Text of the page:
Healthy Foods Recipes Definition
Source : Google.com.pk
Grains, including those with clever labelling like “all-natural”, “low-fat”, “high-fibre” and “wholegrain”. There is no substantial evidence that proves we need to consume grains to be healthy. In fact, humans lived happily and healthfully without grains for nearly three million years before the advent of agriculture, so it’s not unreasonable to suspect that politics, economics and money have more influence over what we’re urged to eat for optimal health than does nutritional science. Cereals are exceedingly cheap to produce and highly profitable; also, grains are used by the feedlot industry to fatten cattle. There is abundant scientific evidence grains are detrimental to our health and lead to obesity and other illnesses; gluten, for example, is believed to be potentially an initiating or exacerbating factor in the roughly 100 autoimmune diseases recognised, with autoimmunity as a whole recognised to be the third leading cause of morbidity and mortality in the industrialised world. Recent studies have shown a 400 per cent increase in coeliac disease — the best-known autoimmune disease caused by gluten intolerance — during the past 50 years.
Soy, non-fermented. There is no solid evidence that consuming non-fermented soy products improves health. In fact, there’s a mountain of evidence that suggests quite the opposite. The only comparatively safe soy includes organic and non-GMO fermented forms such as miso, natto and tempeh, but it’s important not to over-consume even these soy products — we use them every once in a while in certain dishes.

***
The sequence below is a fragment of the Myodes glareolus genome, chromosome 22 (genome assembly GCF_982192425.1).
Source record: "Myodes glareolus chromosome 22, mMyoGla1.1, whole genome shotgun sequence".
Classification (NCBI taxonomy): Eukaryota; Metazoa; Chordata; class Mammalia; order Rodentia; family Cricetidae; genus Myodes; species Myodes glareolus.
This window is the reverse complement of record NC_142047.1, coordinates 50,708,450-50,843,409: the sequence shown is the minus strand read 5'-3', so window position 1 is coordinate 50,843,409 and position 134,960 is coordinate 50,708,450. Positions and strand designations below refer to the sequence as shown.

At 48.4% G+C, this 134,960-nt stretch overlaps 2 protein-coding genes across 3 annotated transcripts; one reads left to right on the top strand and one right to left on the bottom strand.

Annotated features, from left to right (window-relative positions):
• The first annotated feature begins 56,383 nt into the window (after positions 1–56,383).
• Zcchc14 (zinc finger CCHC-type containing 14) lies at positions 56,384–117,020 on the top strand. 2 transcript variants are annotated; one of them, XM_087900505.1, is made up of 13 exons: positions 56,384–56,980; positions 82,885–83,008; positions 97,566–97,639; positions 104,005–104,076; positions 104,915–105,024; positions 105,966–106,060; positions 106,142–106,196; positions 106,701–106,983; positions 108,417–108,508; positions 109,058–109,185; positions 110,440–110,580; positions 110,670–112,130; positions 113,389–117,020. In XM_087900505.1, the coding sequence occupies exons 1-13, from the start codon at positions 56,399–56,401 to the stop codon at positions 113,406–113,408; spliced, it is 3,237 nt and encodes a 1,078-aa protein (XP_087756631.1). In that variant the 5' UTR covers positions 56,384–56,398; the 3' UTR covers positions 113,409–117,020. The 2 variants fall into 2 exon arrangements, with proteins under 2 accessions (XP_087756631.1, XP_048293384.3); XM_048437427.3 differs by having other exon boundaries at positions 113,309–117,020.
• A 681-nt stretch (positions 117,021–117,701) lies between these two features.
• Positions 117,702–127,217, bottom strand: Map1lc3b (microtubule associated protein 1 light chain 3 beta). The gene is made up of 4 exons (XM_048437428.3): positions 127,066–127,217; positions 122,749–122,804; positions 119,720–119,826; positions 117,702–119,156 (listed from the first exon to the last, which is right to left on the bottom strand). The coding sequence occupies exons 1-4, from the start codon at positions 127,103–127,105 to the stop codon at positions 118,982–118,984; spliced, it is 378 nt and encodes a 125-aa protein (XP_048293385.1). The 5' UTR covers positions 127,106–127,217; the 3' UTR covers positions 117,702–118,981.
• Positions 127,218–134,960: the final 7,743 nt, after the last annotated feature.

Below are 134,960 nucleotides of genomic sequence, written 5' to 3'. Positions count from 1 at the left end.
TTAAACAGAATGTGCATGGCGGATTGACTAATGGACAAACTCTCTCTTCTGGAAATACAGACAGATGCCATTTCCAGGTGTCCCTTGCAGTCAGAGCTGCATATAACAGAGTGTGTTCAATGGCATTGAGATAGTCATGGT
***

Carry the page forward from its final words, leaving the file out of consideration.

Sugar, i ncluding natural sugars in fruit juice and artificial sweeteners. When I was younger I used to love a freshly squeezed fruit juice until I realised it was doing me more harm than good. Excess sugar, whether from naturally sweet sources or the nasty refined stuff, causes you to gain weight, accelerates the ageing process, is addictive (apparently more so than cocaine) and has a cumulative effect, meaning it builds up in our systems over time and causes numerous mental and physical disorders and disease, including one of our biggest killers, type 2 diabetes. So, needless to say, my family avoids everything from muesli bars, biscuits, sauces, cakes and anything processed and packaged in favour of making our own sauces, dressings and treats (for special occasions) using sweeteners like green powdered stevia (not the processed stevia that looks like sugar), raw honey and pure maple syrup. I never use artificial sweeteners but I thought it wise to mention them because, despite the weight of scientific evidence proving artificial sweeteners (including aspartame, sucralose, saccharin, acesulfame) unfit for human consumption, they still line the shelves of our supermarkets and are offered at cafes and restaurants. Interestingly there’s also numerous studies showing that artificial sweeteners cause increased hunger and greater weight gain than does sugar.